(ii) a Note Purchase Agreement covering the sale of the Notes by the corporation to participating friends and family. This needs to alert the investors to some risks of the corporation, although the fact that it’s an early-stage start-up makes the whole investment very risky. To be discussed. This is signed by all investors and the corporation

(iii) the Convertible Notes themselves made by the corporation to each investor

(iv) some form of Investor Rights Agreement. What’s in here depends to some degree on the status of the corporation, but the basic functions of this Agreement are similar to those of the Shareholders Agreement described above

(v) Board minutes approving the deal, and in particular the terms of the Notes. Various administrative formalities, including creating the stock certificates and State “blue sky” filings.

Supplier and Customer Deals
(per deal)
Supplier and Customer Deals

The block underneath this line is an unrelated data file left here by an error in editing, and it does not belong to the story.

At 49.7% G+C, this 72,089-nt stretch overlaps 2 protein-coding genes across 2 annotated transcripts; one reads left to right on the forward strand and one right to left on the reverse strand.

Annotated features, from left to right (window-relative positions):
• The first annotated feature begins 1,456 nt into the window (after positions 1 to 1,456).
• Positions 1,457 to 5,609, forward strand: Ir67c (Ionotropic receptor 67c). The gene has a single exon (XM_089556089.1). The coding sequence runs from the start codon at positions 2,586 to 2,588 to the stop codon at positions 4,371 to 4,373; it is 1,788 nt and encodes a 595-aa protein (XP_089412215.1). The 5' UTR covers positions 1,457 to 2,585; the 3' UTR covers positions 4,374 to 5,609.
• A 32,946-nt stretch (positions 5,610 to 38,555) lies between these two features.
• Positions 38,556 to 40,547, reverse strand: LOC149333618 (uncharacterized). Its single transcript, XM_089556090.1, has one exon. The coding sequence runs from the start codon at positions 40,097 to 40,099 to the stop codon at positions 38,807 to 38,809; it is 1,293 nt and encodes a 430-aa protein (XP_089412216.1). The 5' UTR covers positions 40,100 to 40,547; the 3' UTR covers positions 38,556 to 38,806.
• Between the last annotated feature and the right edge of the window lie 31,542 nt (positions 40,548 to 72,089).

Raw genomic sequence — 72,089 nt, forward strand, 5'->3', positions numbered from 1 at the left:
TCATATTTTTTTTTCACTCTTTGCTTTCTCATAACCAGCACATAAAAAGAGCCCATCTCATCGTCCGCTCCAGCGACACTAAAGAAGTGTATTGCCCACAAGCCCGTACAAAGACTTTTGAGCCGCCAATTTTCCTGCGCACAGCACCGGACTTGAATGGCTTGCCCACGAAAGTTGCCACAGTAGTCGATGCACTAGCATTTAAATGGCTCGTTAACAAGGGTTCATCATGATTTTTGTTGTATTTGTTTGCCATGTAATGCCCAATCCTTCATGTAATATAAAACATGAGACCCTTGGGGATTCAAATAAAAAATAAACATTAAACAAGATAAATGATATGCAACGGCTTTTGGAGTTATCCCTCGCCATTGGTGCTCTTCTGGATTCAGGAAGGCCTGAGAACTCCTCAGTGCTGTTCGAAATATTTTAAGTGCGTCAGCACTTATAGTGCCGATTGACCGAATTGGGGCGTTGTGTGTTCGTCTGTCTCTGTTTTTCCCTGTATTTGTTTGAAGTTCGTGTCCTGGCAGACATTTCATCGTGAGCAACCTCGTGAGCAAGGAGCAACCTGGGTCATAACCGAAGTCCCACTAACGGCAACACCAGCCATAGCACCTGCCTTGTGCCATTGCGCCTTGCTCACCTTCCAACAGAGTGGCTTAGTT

(per deal)

These include routine: licenses in or out; Supplier Agreements; Product Sales; other tech transactions. You may not have a lot of them as an early stage start-up, but hopefully you’ll have a few, and I’ll do my best to keep them to $2,500 each. But remember, significant negotiating and rewriting will add to the ptice. 

I represent you, the founders, because you are the engine of the start-up economy.
I love what YOU are doing!

I can help you sort out the relationships among founders in a way that ensures that each is treated comparably.

I can handle start-up financing, from friends and family rounds through VC rounds, and from convertible notes through preferred stock.

I can help you with your technology transactions, with customers, suppliers, licensors and licensees.

I can help you with the internal relationships with the Board, an Advisory Board, your employees and your independent contractors.

If you are from outside of the US, I can use my international experience and Silicon Valley knowledge and connections to make your life easier.

And I don’t cost the earth.

Ian Stock

Monthly Retainer Pricing

In addition to flat rate fees I’m available on an hourly basis ($500/hr) or on a slightly discounted monthly retainer (see below).